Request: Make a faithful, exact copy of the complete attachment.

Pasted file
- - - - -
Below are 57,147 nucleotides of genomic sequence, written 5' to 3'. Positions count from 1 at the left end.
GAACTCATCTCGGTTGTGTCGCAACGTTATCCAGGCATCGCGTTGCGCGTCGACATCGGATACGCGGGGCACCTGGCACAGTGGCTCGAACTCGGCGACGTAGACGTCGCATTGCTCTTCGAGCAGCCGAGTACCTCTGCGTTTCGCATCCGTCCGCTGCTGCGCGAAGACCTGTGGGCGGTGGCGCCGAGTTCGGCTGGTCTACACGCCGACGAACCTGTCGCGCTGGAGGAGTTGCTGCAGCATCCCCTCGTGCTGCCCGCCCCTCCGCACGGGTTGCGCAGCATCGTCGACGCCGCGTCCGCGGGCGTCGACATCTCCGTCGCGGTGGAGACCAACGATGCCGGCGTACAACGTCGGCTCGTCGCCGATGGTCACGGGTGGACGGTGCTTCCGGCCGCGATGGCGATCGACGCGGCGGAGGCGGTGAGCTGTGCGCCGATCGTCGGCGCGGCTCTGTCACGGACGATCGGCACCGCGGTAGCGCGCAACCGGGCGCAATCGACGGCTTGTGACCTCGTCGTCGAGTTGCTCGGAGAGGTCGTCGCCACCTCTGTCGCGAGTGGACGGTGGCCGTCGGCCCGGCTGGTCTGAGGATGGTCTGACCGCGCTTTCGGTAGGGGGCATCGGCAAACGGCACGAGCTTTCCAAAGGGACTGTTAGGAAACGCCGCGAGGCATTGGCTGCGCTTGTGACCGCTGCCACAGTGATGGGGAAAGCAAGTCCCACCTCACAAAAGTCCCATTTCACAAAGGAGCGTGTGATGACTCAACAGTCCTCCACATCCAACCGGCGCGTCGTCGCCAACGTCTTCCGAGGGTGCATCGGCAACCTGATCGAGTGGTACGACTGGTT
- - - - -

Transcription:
Below are 57,147 nucleotides of genomic sequence, written 5' to 3'. Positions count from 1 at the left end.
GAACTCATCTCGGTTGTGTCGCAACGTTATCCAGGCATCGCGTTGCGCGTCGACATCGGATACGCGGGGCACCTGGCACAGTGGCTCGAACTCGGCGACGTAGACGTCGCATTGCTCTTCGAGCAGCCGAGTACCTCTGCGTTTCGCATCCGTCCGCTGCTGCGCGAAGACCTGTGGGCGGTGGCGCCGAGTTCGGCTGGTCTACACGCCGACGAACCTGTCGCGCTGGAGGAGTTGCTGCAGCATCCCCTCGTGCTGCCCGCCCCTCCGCACGGGTTGCGCAGCATCGTCGACGCCGCGTCCGCGGGCGTCGACATCTCCGTCGCGGTGGAGACCAACGATGCCGGCGTACAACGTCGGCTCGTCGCCGATGGTCACGGGTGGACGGTGCTTCCGGCCGCGATGGCGATCGACGCGGCGGAGGCGGTGAGCTGTGCGCCGATCGTCGGCGCGGCTCTGTCACGGACGATCGGCACCGCGGTAGCGCGCAACCGGGCGCAATCGACGGCTTGTGACCTCGTCGTCGAGTTGCTCGGAGAGGTCGTCGCCACCTCTGTCGCGAGTGGACGGTGGCCGTCGGCCCGGCTGGTCTGAGGATGGTCTGACCGCGCTTTCGGTAGGGGGCATCGGCAAACGGCACGAGCTTTCCAAAGGGACTGTTAGGAAACGCCGCGAGGCATTGGCTGCGCTTGTGACCGCTGCCACAGTGATGGGGAAAGCAAGTCCCACCTCACAAAAGTCCCATTTCACAAAGGAGCGTGTGATGACTCAACAGTCCTCCACATCCAACCGGCGCGTCGTCGCCAACGTCTTCCGAGGGTGCATCGGCAACCTGATCGAGTGGTACGACTGGTT